I don’t know how far you have to go but I’d go with 8 gauge minimum. I had 10/3 going to my garage and couldn’t run a 5hp compressor unfortunately

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post #6 of 20 (permalink) Old 12-14-2019, 12:48 AM
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you need separate circuits for each machine Rick...
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post #7 of 20 (permalink) Old 12-14-2019, 01:40 AM
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Stick's right Rick. You aren't allowed to run two 240 volt machines from the same breaker. You should have run a larger gauge wire to a sub panel instead where you could have multiple machines coming off that panel.

The larger wire for continuously running machines is I think part of the commercial wiring code and not residential code. In a commercial setting it's assumed that a machine could run continuously through a shift (and also be pushed hard) and the load should be calculated at only 80% of circuit capacity in that case. If you had a 15 amp load in that situation you would have to up to 12 gauge and 20 amp breaker and if it was 20 you'd have to go up to 10 gauge and 30 amp breaker, etc. It would be pretty hard to run a jointer that hard in a home work shop. You'd literally need 3 people running it to work it that hard. One guy loading onto the infeed table, the operator, and one guy taking the boards off.

Someone I consider a master woodworker once told me that a master woodworker is not someone who never makes mistakes. He is someone who is able to cover them up so that no one can tell.
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post #8 of 20 (permalink) Old 12-14-2019, 01:42 AM Thread Starter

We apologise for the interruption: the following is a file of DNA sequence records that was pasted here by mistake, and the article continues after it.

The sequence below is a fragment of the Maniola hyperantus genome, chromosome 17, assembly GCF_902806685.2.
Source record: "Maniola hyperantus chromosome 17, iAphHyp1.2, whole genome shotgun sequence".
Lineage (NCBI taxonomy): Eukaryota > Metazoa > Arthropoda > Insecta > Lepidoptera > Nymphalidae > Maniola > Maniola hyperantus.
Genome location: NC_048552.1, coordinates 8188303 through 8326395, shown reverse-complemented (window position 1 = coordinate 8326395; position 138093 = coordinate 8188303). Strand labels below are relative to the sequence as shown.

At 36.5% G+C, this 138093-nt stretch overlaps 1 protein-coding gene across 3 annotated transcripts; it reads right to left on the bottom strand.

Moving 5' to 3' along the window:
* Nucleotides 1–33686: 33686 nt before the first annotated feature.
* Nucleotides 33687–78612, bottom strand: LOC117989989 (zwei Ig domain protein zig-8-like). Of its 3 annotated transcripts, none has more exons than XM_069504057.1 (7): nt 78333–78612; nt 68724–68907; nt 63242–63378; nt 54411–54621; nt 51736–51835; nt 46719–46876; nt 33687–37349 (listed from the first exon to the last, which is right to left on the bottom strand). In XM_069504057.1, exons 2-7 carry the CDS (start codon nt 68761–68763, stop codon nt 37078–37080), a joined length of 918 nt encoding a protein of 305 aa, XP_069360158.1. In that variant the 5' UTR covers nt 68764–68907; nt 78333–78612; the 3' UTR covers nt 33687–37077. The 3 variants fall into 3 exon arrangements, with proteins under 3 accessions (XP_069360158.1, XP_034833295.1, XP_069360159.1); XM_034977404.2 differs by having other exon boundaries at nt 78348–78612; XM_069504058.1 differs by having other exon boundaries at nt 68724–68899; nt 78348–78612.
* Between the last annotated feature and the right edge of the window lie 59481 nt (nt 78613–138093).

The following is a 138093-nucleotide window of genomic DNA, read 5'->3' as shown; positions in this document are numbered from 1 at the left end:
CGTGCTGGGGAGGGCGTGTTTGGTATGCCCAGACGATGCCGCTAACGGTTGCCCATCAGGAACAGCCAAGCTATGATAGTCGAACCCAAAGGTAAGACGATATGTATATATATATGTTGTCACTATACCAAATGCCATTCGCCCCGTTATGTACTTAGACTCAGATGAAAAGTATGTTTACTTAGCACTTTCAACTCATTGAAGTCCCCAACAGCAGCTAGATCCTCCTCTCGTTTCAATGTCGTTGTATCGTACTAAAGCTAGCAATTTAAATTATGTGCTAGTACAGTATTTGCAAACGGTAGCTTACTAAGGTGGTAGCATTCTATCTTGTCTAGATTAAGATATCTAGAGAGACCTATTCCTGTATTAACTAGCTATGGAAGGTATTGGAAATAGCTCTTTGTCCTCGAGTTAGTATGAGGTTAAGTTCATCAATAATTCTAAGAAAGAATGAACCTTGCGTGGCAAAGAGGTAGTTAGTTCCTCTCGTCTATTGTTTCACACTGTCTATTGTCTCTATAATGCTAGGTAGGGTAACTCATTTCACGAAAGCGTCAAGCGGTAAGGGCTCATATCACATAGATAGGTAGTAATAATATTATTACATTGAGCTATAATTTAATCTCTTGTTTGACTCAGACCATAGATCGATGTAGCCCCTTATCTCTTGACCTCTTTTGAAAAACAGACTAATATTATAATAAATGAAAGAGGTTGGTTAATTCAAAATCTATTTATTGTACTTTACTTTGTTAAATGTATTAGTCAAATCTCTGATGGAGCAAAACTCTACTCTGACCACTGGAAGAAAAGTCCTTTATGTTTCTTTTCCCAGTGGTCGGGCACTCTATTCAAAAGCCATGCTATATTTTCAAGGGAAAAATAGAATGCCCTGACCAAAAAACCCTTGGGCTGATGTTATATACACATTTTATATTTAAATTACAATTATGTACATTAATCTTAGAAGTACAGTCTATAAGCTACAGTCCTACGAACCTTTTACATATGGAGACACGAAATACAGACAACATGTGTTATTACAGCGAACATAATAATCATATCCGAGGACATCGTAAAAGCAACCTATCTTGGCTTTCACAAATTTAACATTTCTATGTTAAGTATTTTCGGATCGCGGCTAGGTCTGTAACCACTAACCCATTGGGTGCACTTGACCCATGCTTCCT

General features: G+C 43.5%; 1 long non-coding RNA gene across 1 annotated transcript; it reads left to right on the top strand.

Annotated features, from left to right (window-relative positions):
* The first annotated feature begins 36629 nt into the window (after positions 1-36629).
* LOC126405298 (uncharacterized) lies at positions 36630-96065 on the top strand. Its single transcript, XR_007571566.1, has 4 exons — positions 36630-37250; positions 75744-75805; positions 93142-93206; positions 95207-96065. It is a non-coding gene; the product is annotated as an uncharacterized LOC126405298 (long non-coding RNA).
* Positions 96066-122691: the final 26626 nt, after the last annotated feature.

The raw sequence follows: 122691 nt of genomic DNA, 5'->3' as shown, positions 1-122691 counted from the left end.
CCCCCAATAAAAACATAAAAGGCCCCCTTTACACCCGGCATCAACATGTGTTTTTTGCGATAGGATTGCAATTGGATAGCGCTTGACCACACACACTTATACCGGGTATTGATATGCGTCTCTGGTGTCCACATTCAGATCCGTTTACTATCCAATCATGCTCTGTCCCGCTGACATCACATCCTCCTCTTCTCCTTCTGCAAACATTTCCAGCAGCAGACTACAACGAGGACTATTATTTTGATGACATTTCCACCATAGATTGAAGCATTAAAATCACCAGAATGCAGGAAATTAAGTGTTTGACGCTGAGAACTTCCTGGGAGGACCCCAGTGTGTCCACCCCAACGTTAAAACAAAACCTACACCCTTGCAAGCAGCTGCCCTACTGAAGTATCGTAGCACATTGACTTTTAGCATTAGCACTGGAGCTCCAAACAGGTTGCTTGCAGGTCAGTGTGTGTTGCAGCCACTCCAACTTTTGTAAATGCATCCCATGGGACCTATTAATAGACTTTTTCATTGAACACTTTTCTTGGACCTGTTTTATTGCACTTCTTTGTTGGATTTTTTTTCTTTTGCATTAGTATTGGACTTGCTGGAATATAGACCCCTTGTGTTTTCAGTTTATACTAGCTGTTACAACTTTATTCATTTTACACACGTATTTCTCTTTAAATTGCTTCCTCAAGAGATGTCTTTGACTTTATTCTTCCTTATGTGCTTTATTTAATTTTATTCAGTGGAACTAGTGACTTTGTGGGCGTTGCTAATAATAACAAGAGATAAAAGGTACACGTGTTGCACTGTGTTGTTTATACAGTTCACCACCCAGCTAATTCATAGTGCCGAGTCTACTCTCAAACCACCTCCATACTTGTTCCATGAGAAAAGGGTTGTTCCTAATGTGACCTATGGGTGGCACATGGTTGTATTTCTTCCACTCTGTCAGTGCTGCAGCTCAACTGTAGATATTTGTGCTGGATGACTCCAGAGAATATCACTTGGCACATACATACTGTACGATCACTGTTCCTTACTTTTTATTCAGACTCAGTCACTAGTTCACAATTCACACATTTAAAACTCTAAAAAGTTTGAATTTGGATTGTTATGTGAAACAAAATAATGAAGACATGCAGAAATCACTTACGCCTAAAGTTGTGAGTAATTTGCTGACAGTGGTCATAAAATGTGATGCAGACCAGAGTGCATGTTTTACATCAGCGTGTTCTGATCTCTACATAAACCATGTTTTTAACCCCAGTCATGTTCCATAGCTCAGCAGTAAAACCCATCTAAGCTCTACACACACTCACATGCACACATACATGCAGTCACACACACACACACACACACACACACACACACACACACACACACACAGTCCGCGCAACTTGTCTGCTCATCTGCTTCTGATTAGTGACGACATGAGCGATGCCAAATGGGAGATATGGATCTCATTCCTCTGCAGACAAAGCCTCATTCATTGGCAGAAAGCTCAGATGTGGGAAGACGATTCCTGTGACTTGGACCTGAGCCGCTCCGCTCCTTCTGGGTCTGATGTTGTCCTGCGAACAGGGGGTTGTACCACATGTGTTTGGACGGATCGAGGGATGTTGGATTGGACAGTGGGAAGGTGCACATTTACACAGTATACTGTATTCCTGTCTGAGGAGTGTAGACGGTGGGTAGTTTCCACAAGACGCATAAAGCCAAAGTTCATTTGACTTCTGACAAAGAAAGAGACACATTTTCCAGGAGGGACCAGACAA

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If I decided to go with a 100 amp sub box what size SER wire should I go with? Is aluminum safe to use? 3-3-3-5 copper is outrageously expensive. #1 or 2 in aluminum? Thanks.
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post #9 of 20 (permalink) Old 12-14-2019, 01:58 AM
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Quote:
Originally Posted by Ed3443 View Post
If I decided to go with a 100 amp sub box what size SER wire should I go with? Is aluminum safe to use? 3-3-3-5 copper is outrageously expensive. #1 or 2 in aluminum? Thanks.
I don't recommend Aluminum electrical wire for any thing including service to the shop.
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post #10 of 20 (permalink) Old 12-14-2019, 02:08 AM
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Quote:
Originally Posted by Herb Stoops View Post
I don't recommend Aluminum electrical wire for any thing including service to the shop.
Herb
I hate aluminum,but my electrician said itís fine for the mains , just donít use it for branches .
Your house has an aluminum main feed

I donít always insulate , but when I do .
Ok ,I never insulate